Can You Grow Rosemary Indoors? Tips, Tricks, and How-to Guide
Many people like to grow their herbs indoors, where they’re easy to reach when needed. Several herbs also produce a nice fragrance that can improve the aroma in your home. Many people want to know if it’s possible to grow rosemary indoors. The short answer is yes, but it’s a bit more difficult to do compared to some other herbs. Keep reading as we discuss what to look for and provide you with a step-by-step guide to producing a nice harvest from indoor rosemary.
How to Grow Rosemary Indoors
Getting Ready to Plant
You can either start your rosemary from seed or by clipping off an already growing plant. It’s easier for most people to find seeds, but obtaining clippings can greatly speed up the process, and you could skip many of these steps if you have a clipping.
One thing that can discourage many new growers is that it can take quite a while for rosemary seeds to germinate. So many people think that they did something wrong and give up. Just know that it can take longer than you might expect to see your work pay off if you start from seed.
1. Choose Your Location
Rosemary is an herb native to the Mediterranean area of the world, which means it likes plenty of direct sunlight. It’s important to choose the sunniest part of your home to grow these plants, but even with good placement, you may still need to use electronic lighting, especially if you are hoping to grow several plants. Grow lights are easy to find online or in your local home improvement center, and they’re often not that expensive, especially if you are only growing a small garden.
2. Choose Your Soil
Rosemary likes well-drained soil, so you need something sandy or loamy. Look for a brand that specifically states that it’s for house plants. Soil formulated for bonsai or succulent plants will also work well.
3. Plant Your Seeds
Plant your rosemary seeds in a seed tray of well-drained soil very close to the top, with only a thin layer of soil covering them. Use a spray bottle to lightly mist the area to dampen it without making it too wet. Continue to occasionally mist the surface to keep it damp until the seeds germinate, but be careful because they are especially prone to water damage at first.
4. Use a Heating Pad to Speed Up Germination
There are several brands of heat mats available that you can put under your seed tray to warm the soil temperature and speed up germination. These mats are waterproof, and you can get them in different sizes to suit any indoor garden. Most mats can maintain the soil temperature to between 70 and 80 degrees. More expensive units will give you more control over the precise temperature, but even low-cost models work well.
5. Choose Your Container
Once your seeds germinate and get their second set of leaves, it will be time to place them in their permanent home. Terracotta pots work best because they help the soil drain, but you can choose any type as long as there are plenty of large drainage holes that will help prevent the plant from getting too much water. We recommend a pot at least 12 inches across and 12 inches deep. It may seem like too much for such a small plant, but the extra soil helps insulate the roots from the surrounding environment. Fill the pot with the loamy, well-draining soil that you used to germinate the seeds. You will not need to add any fertilizer.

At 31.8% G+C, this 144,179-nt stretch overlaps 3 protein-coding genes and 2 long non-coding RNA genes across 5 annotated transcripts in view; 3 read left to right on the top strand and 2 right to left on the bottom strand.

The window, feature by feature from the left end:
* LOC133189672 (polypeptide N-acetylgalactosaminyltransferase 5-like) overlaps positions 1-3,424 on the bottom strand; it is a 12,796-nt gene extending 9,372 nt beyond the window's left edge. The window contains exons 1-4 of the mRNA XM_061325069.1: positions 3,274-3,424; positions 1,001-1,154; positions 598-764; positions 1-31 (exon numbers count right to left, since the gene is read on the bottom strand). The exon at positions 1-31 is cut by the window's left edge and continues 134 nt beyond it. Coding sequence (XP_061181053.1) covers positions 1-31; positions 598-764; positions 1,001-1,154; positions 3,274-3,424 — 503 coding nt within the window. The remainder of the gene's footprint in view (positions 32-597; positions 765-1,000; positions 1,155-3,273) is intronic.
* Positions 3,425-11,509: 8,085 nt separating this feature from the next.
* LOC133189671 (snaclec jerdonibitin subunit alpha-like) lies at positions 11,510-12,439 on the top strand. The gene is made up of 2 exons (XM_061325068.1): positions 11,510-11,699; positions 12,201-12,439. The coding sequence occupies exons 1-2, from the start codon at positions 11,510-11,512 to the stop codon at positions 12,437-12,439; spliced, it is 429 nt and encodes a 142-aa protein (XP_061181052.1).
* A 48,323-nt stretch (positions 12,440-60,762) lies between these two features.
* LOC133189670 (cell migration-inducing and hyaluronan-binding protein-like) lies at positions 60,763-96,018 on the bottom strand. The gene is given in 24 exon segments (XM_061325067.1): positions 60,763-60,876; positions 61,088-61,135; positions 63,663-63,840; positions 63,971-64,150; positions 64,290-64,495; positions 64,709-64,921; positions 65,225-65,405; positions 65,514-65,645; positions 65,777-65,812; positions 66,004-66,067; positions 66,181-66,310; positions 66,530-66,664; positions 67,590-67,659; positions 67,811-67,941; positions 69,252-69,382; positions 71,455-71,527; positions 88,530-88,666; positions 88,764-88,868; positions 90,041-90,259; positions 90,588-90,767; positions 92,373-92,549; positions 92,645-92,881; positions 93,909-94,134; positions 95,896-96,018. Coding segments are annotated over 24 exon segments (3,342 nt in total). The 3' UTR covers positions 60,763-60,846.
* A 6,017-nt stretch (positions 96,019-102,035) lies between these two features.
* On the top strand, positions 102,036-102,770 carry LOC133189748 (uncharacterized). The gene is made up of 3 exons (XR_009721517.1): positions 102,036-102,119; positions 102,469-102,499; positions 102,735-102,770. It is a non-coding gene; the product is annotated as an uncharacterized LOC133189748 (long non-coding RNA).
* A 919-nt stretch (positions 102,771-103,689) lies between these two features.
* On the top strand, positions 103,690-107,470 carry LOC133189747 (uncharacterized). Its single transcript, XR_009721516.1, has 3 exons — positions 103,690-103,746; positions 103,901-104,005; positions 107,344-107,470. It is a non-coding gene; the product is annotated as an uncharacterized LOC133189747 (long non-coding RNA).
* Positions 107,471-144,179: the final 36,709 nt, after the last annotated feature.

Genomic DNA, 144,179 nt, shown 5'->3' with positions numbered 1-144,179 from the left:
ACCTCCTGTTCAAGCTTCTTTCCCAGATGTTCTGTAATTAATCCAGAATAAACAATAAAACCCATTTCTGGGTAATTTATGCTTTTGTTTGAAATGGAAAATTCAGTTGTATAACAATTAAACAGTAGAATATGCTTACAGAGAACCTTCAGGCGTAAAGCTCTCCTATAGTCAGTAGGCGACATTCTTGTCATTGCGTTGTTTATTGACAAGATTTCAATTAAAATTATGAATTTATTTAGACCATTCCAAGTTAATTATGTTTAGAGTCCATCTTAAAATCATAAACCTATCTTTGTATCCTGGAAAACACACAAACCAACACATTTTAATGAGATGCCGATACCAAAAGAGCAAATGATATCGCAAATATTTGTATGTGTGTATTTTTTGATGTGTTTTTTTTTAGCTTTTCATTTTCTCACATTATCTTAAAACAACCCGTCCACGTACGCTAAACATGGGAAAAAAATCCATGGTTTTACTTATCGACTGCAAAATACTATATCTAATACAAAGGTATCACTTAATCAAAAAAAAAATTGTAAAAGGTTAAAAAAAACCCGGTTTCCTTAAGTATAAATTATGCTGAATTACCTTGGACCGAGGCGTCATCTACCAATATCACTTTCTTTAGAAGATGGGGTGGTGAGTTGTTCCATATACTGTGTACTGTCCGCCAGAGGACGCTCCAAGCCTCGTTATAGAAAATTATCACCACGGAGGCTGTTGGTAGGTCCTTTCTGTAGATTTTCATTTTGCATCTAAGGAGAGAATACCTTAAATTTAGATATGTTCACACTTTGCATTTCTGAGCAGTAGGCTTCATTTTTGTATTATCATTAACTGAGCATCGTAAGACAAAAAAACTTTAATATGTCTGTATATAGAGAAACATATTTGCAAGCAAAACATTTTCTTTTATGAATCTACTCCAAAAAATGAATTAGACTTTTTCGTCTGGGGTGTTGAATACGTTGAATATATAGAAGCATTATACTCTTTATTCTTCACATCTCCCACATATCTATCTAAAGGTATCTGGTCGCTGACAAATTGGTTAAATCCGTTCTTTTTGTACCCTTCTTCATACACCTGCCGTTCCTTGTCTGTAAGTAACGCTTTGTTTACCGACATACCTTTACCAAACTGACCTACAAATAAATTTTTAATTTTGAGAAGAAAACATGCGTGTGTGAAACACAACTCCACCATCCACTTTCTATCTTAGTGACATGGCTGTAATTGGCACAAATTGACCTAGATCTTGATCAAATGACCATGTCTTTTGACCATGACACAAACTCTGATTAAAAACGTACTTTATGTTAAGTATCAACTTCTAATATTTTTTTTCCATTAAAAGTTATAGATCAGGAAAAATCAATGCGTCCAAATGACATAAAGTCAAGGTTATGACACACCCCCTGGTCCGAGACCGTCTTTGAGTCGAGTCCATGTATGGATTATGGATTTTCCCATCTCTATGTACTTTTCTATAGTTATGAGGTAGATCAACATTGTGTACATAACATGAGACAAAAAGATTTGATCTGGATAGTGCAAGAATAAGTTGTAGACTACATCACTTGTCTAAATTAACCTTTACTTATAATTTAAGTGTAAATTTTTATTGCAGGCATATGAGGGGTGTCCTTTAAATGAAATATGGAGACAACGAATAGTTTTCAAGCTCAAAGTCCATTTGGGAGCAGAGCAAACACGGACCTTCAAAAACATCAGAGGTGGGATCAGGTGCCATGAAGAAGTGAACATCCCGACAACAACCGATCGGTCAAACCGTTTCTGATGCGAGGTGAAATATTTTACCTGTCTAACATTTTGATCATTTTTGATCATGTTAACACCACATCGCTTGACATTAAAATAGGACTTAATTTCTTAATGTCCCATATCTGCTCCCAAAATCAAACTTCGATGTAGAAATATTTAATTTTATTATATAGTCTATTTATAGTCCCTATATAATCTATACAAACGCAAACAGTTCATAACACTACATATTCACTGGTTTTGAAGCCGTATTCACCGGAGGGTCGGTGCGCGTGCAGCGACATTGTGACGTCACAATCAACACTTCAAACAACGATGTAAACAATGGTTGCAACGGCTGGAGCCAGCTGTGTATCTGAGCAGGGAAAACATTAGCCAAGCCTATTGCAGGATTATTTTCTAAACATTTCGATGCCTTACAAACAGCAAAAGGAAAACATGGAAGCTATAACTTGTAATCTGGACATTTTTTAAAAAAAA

6. Water Your Rosemary
Rosemary likes to have dry roots, so you will only need a small amount of water when the topsoil feels completely dry, which can take a week or two in some cases. Some gardeners recommend a good soak every 4 to 6 weeks. However, rosemary also enjoys a humid environment, which you can mimic by spraying the plant’s leaves every few days without getting too much water on the soil. Spray the leaves more often when using your home’s heating because that dries out the air.
7. Harvest Your Rosemary
You can harvest small amounts of your rosemary any time of the year, but it’s good to harvest more frequently in the spring, to encourage faster growth. Many gardeners recommend weekly trimmings in spring to keep the plant healthy.
Most people who struggle to grow rosemary indoors either water too much or don’t provide it with enough light or both. If you live in a city or there are trees outside your window, it’s unlikely that enough light will enter your home to create a good growing environment for rosemary, so you will likely need to purchase a growing light. Water it only when the soil feels completely dry. A complete soaking every 4 weeks usually works perfectly as long as you have soil and a pot that drains well. It can take a while to get rosemary started, but it grows nicely when it catches on, and you can speed up growth by pruning it in the spring.
Featured Image Credit: cocoparisienne, Pixabay